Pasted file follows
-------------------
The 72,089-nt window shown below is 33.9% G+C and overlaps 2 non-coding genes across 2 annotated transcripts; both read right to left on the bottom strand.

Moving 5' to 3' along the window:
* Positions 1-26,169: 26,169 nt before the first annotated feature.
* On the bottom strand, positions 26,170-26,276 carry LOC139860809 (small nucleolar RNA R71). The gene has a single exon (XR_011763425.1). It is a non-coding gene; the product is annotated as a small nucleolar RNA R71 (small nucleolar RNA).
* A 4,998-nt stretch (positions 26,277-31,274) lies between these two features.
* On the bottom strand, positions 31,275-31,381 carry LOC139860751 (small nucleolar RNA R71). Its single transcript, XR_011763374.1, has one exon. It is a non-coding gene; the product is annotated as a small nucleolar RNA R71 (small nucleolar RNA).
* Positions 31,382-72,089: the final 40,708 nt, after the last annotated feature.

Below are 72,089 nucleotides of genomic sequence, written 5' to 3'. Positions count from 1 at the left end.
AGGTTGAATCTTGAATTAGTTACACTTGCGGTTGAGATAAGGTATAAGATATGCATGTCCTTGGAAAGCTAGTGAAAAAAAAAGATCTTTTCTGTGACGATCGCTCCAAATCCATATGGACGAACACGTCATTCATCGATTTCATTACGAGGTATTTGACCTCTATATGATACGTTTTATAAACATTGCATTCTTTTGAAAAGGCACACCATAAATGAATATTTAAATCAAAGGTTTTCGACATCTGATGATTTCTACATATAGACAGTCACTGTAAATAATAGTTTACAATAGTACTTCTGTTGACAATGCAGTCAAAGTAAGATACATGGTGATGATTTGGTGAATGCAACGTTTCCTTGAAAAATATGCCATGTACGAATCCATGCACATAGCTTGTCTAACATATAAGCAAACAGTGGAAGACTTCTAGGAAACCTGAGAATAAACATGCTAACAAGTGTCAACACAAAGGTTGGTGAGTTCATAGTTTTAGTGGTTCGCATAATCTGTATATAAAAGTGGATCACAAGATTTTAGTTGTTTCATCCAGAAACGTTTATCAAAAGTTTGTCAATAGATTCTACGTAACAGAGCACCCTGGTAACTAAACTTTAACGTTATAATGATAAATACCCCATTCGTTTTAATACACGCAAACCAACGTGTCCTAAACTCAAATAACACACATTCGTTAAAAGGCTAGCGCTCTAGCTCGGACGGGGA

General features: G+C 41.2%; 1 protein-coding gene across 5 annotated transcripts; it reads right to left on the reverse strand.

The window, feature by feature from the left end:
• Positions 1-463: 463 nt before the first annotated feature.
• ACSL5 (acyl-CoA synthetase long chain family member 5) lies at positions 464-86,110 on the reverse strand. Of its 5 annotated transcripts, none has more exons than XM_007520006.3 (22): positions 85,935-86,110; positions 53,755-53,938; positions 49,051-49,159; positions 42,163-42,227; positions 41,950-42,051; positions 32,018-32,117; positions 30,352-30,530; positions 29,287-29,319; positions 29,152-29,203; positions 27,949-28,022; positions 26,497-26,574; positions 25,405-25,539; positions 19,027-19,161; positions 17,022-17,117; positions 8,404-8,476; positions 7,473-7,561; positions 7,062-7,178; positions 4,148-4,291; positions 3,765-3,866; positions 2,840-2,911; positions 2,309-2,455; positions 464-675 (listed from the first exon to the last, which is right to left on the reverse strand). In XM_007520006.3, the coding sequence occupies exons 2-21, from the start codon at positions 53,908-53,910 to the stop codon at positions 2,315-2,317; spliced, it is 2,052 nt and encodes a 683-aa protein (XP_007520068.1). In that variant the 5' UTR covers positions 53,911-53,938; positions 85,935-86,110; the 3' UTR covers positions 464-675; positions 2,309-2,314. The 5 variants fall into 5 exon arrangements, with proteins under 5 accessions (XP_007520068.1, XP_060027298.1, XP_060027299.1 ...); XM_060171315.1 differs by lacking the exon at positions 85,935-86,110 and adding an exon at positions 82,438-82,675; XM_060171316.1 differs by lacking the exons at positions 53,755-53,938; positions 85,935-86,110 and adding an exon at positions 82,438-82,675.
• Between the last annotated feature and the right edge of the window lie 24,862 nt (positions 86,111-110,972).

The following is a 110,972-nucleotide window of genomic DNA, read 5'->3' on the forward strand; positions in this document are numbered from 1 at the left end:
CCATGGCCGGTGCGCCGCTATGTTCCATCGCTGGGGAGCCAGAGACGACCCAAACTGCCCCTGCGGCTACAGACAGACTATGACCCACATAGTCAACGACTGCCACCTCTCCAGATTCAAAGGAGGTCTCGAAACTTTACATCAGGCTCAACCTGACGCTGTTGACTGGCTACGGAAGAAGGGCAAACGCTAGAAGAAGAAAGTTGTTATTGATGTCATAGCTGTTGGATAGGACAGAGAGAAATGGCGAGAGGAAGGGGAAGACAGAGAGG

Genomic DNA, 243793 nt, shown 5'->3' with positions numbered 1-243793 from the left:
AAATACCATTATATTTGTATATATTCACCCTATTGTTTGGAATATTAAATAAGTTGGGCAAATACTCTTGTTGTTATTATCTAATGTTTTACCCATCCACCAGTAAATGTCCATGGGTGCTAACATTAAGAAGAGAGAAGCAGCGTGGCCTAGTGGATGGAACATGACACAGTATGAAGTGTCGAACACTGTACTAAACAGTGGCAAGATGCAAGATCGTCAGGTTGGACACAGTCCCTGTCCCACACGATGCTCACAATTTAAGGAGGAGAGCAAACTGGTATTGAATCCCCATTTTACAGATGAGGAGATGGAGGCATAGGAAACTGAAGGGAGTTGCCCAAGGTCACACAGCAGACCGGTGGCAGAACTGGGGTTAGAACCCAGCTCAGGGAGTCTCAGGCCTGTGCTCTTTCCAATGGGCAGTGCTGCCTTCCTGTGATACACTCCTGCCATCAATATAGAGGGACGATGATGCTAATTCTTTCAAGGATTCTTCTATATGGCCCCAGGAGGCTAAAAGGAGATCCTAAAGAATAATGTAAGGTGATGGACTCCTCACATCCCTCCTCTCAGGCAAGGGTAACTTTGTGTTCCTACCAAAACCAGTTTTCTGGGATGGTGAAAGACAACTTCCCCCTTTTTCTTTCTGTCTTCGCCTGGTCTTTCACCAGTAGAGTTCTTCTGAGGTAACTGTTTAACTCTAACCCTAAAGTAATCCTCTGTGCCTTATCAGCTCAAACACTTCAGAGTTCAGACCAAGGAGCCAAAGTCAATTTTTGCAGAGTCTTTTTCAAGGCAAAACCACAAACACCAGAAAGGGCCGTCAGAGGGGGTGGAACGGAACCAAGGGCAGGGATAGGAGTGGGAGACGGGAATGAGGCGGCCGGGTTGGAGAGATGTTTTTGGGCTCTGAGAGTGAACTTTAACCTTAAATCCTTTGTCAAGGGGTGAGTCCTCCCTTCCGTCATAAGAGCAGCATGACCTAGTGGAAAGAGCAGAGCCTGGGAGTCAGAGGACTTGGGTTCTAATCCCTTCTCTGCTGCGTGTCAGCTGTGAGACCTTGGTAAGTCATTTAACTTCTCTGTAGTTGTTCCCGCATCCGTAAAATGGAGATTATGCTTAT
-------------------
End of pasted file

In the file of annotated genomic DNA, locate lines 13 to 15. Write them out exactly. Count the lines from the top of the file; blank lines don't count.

• ACSL5 (acyl-CoA synthetase long chain family member 5) lies at positions 464-86,110 on the reverse strand. Of its 5 annotated transcripts, none has more exons than XM_007520006.3 (22): positions 85,935-86,110; positions 53,755-53,938; positions 49,051-49,159; positions 42,163-42,227; positions 41,950-42,051; positions 32,018-32,117; positions 30,352-30,530; positions 29,287-29,319; positions 29,152-29,203; positions 27,949-28,022; positions 26,497-26,574; positions 25,405-25,539; positions 19,027-19,161; positions 17,022-17,117; positions 8,404-8,476; positions 7,473-7,561; positions 7,062-7,178; positions 4,148-4,291; positions 3,765-3,866; positions 2,840-2,911; positions 2,309-2,455; positions 464-675 (listed from the first exon to the last, which is right to left on the reverse strand). In XM_007520006.3, the coding sequence occupies exons 2-21, from the start codon at positions 53,908-53,910 to the stop codon at positions 2,315-2,317; spliced, it is 2,052 nt and encodes a 683-aa protein (XP_007520068.1). In that variant the 5' UTR covers positions 53,911-53,938; positions 85,935-86,110; the 3' UTR covers positions 464-675; positions 2,309-2,314. The 5 variants fall into 5 exon arrangements, with proteins under 5 accessions (XP_007520068.1, XP_060027298.1, XP_060027299.1 ...); XM_060171315.1 differs by lacking the exon at positions 85,935-86,110 and adding an exon at positions 82,438-82,675; XM_060171316.1 differs by lacking the exons at positions 53,755-53,938; positions 85,935-86,110 and adding an exon at positions 82,438-82,675.
• Between the last annotated feature and the right edge of the window lie 24,862 nt (positions 86,111-110,972).

The following is a 110,972-nucleotide window of genomic DNA, read 5'->3' on the forward strand; positions in this document are numbered from 1 at the left end: